Ardds v. Hudge et al

Filing 24

ORDER (1) Denying Motion For Leave To File Supplemental Complaint As Moot; (2) Directing U.S. Marshal To Effect Service Of FAC; And (3) Denying Motion To Notify Director's Office (Dkt #s 20 , 21 , 23 ). Signed by Judge William Q. Hayes on 5/4/2017. (IFP package prepared on the First Amended Complaint.) (mdc)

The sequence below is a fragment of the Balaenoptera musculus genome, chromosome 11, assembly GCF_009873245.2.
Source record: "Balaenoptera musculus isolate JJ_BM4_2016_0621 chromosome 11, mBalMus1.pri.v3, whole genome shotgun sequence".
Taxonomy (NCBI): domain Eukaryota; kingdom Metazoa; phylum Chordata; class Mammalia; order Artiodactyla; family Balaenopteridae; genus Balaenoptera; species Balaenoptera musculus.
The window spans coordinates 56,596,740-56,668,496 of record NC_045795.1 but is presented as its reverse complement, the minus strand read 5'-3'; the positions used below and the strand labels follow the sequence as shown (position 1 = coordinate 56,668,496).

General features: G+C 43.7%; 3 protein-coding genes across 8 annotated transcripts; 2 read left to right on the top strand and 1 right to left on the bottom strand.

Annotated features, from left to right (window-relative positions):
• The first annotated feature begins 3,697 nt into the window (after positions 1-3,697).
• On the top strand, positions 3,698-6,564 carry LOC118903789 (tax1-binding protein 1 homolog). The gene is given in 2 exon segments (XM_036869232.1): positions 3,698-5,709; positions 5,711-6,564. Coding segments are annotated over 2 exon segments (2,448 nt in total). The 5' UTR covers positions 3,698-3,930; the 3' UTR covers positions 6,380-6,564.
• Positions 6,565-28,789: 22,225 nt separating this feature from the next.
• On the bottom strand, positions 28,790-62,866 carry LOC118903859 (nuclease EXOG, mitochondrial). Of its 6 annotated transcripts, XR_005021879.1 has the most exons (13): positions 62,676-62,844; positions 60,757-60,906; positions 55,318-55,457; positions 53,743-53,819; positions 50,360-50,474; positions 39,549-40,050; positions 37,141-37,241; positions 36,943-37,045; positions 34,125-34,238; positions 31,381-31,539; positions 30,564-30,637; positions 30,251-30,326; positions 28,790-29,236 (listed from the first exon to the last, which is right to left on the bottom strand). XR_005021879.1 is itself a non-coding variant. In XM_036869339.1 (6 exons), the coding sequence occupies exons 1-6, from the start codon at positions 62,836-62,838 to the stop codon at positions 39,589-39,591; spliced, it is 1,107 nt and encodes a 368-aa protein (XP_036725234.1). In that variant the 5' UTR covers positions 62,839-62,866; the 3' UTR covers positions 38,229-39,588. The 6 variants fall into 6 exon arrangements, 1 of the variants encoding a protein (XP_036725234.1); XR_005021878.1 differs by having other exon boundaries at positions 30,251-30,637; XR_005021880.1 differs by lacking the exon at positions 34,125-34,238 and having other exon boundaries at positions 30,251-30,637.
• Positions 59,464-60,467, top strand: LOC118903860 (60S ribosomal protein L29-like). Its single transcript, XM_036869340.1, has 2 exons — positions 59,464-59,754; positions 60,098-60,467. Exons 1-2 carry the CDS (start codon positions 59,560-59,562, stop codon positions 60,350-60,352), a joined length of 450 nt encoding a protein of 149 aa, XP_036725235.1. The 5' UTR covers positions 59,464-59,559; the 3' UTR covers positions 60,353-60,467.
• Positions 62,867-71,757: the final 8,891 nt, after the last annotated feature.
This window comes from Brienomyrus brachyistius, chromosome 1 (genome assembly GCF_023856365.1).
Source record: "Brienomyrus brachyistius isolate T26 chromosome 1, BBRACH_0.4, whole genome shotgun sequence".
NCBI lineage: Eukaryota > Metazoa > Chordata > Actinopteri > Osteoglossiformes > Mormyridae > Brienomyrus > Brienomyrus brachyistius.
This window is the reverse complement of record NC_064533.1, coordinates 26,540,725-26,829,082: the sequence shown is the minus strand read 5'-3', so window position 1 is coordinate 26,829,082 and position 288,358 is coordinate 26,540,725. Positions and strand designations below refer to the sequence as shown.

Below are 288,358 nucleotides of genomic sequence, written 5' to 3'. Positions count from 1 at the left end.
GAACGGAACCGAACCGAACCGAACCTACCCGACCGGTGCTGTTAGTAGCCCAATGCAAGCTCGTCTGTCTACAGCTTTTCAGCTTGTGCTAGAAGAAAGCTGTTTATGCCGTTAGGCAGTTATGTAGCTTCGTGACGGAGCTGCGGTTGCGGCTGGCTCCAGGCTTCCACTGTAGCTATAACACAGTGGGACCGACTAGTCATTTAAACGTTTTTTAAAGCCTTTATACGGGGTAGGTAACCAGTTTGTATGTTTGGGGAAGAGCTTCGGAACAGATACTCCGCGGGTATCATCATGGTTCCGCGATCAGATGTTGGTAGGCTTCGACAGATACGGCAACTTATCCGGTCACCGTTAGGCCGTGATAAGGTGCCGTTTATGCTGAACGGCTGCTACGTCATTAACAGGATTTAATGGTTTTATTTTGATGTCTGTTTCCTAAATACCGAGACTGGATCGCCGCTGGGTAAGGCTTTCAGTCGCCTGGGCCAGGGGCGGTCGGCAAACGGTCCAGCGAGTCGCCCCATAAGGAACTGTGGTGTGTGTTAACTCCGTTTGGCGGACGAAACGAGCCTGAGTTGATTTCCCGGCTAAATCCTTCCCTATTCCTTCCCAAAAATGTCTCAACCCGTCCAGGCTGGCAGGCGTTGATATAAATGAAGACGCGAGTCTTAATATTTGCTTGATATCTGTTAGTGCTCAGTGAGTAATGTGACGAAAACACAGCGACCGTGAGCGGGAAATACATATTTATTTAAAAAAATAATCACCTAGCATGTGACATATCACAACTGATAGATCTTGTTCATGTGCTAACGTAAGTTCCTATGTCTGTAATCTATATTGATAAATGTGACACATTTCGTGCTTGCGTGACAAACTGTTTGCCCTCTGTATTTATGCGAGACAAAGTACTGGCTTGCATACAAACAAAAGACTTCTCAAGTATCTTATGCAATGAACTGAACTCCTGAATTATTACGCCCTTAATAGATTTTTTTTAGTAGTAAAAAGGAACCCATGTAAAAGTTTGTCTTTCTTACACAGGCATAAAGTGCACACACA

Download PDF